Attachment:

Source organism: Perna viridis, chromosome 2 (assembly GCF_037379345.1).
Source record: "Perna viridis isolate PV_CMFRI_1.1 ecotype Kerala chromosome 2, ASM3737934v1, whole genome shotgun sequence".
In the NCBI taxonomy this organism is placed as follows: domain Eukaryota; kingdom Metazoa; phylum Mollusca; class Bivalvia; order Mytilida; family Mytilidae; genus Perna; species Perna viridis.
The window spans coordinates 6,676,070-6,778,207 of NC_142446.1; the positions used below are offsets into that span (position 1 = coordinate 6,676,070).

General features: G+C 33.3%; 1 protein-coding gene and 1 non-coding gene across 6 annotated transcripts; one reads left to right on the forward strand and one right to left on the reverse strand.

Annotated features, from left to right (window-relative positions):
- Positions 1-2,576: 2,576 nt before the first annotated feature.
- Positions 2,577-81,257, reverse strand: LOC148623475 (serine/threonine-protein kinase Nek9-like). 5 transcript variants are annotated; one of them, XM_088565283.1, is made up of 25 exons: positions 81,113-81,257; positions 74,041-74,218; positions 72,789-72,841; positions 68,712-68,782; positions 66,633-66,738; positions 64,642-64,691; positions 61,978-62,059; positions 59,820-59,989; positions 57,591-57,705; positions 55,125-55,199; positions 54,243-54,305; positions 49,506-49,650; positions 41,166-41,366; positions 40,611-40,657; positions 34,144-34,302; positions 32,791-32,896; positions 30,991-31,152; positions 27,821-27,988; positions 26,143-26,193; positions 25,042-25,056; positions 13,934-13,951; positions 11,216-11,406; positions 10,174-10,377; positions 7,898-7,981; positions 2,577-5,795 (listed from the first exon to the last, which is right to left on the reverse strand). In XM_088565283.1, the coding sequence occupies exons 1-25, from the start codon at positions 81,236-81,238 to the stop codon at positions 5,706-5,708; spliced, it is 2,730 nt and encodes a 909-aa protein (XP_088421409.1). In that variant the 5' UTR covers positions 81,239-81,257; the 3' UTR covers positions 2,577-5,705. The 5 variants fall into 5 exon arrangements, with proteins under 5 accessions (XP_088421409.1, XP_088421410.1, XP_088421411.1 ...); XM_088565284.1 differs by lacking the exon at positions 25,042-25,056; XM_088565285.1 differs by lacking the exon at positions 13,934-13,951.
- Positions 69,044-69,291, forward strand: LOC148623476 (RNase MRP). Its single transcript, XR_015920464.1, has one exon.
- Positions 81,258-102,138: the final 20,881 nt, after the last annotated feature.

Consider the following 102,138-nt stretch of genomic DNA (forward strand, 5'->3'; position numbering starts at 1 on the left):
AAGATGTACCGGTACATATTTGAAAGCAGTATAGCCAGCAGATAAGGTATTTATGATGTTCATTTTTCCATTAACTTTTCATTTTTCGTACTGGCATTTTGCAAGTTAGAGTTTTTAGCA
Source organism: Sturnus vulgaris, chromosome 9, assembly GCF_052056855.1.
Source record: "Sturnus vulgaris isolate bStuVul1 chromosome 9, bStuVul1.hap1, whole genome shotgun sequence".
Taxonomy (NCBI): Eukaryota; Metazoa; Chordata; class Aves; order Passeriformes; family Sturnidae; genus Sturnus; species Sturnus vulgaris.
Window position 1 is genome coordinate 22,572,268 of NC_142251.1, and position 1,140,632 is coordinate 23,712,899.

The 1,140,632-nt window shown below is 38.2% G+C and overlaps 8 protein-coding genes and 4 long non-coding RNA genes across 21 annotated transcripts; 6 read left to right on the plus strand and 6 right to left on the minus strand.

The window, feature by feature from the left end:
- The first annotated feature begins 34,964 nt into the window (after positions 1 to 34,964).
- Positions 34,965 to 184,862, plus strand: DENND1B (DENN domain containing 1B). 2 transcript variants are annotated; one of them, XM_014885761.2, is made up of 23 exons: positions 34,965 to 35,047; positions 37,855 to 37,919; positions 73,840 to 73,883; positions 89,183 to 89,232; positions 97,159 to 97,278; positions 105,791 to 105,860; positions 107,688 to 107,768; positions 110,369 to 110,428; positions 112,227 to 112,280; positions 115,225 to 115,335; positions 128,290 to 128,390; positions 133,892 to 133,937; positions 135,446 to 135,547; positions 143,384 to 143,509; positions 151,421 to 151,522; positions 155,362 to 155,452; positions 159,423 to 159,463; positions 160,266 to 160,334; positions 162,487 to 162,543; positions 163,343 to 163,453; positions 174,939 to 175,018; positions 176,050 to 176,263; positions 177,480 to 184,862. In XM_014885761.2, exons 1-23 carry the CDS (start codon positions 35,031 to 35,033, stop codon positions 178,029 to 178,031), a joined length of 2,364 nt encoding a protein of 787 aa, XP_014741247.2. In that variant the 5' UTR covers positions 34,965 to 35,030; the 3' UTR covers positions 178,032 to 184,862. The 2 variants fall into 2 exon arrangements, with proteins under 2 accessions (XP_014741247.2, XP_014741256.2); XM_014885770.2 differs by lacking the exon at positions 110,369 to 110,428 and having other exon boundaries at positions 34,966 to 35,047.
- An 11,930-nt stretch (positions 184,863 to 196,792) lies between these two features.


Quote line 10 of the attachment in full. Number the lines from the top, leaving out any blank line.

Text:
- Positions 81,258-102,138: the final 20,881 nt, after the last annotated feature.